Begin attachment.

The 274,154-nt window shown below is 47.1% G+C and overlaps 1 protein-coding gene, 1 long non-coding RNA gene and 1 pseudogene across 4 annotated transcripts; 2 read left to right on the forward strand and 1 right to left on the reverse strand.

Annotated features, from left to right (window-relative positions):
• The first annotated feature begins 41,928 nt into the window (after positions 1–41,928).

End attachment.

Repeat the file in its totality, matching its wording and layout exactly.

The 274,154-nt window shown below is 47.1% G+C and overlaps 1 protein-coding gene, 1 long non-coding RNA gene and 1 pseudogene across 4 annotated transcripts; 2 read left to right on the forward strand and 1 right to left on the reverse strand.

Annotated features, from left to right (window-relative positions):
• The first annotated feature begins 41,928 nt into the window (after positions 1–41,928).